“Antitrust to the right of us (Google). Antitrust to the left of us (Amazon). It’s time that antitrust behind us volley’d and thunder’d. Into the Jaws of Unicorns I storm with shot and shell all of them. While these horsey things fell. That had fought so well. All that was left were 1200 (unicorns in the U.S. exactly 2×600) :-)” — Charles, Lord Benaiah.
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For as long as there have been monopolistic conglomerates who set prices, reduce choice, generally aim to screw us over, and cause us to lose trust, there has been antitrust law. Well, no. Not nearly that long. But for the last 150 years anyway.
You see, We the People don’t like it when companies gouge us so we like to be protected.
You know who else doesn’t like unfair pricing? Competition. Let’s say I’m Ford and I’m embattled with my union. Now, let’s say I sell the luxe Limited F150 for about $84,910 before freight, taxes, PDI, and other charges our dealers foist on customers. Ish. Ford makes about $13,000 per truck.
There’s a key word there that I chose not to emphasis. Makes. You see, Ford sells their trucks for more than it costs them to make them. Seems pretty simple, right?
Rivian sells it’s “feature-packed’ E.V. pickup for the same $80,000. But, they lose $33,000 on each one. Now, you may love getting 59% more truck for your money. To be clear, I don’t drive a pickup. Just like I don’t own a gun rack, play sports, or know how to use tools. I’m just pointing out that it costs Rivian $113,000 to make their truck and it costs Ford about $71,000.
Look, it’s reasonable to sell your first few products at a loss to get some market share. People need that incentive to try something unknown. But the incentive model has gone crazy. If investors believe you have a way to get to scale, they will give you nearly limitless money. So you don’t have to make any.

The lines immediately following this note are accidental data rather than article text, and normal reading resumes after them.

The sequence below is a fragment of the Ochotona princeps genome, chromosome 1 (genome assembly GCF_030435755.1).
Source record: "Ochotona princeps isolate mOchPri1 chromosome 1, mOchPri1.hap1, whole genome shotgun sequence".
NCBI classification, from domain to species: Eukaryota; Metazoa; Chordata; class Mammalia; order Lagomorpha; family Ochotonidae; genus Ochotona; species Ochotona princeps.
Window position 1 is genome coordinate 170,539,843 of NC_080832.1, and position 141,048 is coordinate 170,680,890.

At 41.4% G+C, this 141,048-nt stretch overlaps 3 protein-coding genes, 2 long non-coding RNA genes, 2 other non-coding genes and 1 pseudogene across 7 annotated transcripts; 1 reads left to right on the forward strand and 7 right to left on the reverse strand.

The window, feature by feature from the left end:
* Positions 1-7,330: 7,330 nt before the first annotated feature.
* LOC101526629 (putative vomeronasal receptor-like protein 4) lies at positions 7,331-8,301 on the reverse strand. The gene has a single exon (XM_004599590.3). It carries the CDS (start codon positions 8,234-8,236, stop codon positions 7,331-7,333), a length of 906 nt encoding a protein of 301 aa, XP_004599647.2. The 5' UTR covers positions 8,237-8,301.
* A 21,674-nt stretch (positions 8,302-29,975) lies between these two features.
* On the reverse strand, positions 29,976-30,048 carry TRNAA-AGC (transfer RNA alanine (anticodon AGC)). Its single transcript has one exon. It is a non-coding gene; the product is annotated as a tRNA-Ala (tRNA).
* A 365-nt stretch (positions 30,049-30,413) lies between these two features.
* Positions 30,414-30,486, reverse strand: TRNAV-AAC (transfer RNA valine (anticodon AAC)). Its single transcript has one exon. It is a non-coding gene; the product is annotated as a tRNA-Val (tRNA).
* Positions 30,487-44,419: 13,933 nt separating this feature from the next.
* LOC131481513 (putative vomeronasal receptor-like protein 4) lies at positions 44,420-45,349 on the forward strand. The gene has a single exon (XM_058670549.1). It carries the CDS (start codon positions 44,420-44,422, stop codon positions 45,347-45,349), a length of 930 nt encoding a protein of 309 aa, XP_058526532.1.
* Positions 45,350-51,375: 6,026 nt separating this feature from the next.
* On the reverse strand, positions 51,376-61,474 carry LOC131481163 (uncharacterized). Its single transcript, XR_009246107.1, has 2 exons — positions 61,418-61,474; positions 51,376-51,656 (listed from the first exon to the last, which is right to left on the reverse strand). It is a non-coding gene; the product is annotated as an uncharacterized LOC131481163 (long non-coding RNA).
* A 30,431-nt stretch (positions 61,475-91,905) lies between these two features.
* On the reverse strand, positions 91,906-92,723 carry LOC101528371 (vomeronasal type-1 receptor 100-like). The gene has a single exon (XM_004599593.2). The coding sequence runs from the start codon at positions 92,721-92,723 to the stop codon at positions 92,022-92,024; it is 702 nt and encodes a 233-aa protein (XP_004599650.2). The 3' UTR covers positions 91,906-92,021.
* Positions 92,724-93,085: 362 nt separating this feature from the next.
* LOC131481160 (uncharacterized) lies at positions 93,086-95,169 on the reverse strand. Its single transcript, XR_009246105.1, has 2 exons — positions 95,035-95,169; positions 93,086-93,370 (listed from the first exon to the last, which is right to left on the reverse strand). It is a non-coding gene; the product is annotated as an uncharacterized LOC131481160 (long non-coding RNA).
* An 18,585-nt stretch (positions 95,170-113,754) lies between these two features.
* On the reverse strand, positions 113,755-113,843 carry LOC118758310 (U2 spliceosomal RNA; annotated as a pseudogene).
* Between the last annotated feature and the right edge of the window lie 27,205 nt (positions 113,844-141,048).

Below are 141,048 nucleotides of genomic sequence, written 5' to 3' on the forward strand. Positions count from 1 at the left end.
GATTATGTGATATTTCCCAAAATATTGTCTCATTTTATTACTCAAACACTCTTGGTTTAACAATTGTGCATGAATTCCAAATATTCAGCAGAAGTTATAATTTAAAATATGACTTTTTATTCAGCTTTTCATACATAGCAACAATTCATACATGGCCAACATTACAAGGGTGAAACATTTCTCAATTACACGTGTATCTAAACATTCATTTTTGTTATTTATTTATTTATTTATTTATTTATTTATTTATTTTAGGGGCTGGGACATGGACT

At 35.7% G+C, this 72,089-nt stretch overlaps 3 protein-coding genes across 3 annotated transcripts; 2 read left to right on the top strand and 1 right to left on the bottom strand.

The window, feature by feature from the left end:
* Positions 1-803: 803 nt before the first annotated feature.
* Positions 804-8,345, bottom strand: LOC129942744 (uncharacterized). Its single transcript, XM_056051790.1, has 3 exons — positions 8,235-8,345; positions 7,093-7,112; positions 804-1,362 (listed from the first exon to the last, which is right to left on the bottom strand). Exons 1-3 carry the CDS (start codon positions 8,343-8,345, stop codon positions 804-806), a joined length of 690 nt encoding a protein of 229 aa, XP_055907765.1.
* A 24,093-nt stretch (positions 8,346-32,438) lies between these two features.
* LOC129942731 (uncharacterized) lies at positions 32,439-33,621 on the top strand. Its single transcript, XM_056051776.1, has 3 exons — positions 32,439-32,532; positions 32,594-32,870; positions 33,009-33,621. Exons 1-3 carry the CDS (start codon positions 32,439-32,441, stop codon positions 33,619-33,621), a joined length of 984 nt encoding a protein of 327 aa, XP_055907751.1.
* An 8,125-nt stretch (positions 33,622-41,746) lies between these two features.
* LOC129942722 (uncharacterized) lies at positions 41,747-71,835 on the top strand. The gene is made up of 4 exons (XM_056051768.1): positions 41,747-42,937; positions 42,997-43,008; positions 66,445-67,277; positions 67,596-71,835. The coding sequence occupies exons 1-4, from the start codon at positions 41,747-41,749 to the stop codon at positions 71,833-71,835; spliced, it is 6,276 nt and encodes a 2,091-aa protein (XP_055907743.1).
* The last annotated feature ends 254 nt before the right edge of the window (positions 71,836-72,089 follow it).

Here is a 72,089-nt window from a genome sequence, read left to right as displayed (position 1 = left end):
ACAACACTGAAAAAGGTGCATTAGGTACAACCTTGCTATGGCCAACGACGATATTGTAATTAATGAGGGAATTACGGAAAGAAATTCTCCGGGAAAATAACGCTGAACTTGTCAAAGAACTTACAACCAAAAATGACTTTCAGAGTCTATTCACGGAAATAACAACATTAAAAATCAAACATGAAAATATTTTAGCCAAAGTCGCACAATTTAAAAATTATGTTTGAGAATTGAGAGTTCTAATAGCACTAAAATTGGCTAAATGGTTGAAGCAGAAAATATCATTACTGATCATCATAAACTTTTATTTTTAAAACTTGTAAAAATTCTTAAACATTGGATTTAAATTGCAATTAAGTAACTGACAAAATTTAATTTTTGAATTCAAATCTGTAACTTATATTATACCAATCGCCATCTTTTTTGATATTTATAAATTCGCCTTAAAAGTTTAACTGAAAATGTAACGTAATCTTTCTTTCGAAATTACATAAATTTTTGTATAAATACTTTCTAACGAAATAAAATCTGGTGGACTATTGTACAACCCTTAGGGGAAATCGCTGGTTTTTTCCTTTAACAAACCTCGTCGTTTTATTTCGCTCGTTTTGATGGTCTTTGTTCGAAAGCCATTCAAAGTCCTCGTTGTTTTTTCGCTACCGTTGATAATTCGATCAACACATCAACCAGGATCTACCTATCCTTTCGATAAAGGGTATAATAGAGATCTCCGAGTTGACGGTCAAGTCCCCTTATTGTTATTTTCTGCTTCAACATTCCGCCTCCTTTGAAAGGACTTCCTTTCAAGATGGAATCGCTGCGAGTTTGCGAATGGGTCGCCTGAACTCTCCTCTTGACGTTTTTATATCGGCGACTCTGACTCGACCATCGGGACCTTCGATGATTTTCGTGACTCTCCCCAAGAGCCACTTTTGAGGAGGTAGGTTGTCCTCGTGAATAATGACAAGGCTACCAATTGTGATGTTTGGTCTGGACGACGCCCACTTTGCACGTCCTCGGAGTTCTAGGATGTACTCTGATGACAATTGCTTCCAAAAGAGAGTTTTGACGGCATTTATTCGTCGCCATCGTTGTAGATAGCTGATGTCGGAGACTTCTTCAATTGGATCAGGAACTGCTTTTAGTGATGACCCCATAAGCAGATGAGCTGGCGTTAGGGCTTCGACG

I can get lots of people to ride in someone else’s car because I will subsidize the first billion rides. Uber. I can get retailers to discount stuff for groups because I will subsidize the first billion coupons. Groupon. I will get people to order burgers from me because I subsidize the first billion Whoopers I deliver. DoorDash.
But, this is not “first few.” It took Uber fourteen years and a gadrillion rides to turn a profit. This year, Rivian used $9 billion (of their $18b) to subsidize the sales 24,699 vehicles through the first half of this year. Actually, it was this quote from Rivian CEO RJ Scaringe in the WSJ from October 2nd that prompted this story, “We’re competing to build something that’s truly better than all the alternatives, and to try to do that on a limited budget would be detrimental to us achieving our mission.”
Again, I’ll emphasis the key words, “…limited budget…”. Or, he could make money selling cars. For context, Ford made $8 billion selling its F150. Ford’s budget isn’t limited to fund raising.
We the People aren’t clamoring overtaxed government people like Lina Khan to make rides cost more. Or deliveries cost more. Or the Internet starts to charge us. Yeah, bogus ad numbers keep most digital things free. Or to get Rivian to sell their pickups at higher prices.
But in the long run endless incentives hurt us. Because… When Uber kills taxis, Uber gets a monopoly. When Doordash wipes out enough restaurant profits, they will raise prices. If Rivian hurts Ford financially, Ford will get a bailout. In every case, we all pay.
We spend so much time anti trusting the big companies who screw us over we’re not seeing how these baby monopolists come to power. Sadly, it’s not glamorous enough for anyone to care.
No point in waxing poetic. But, I’ll end with it anyway.
Pass’d all electrons there,
Pass’d as they turn’d toward air,
Leaving the protons bare,
Charging the membrane, while
Mitchell stared at ‘em:
Strong like a battery charge,
Right thro’ the chain they barged,
Q10 or Flavin
Lord, that would have been sweet if it had closed with R1T or Rivian.
Charles Benaiah is the CEO of Watzan, a techy company for medical media. When he’s not running a media company, he reads about media, thinks about it, pull out what’s left of his hair dealing with it, and, then, he writes about it at Substack/unCharles.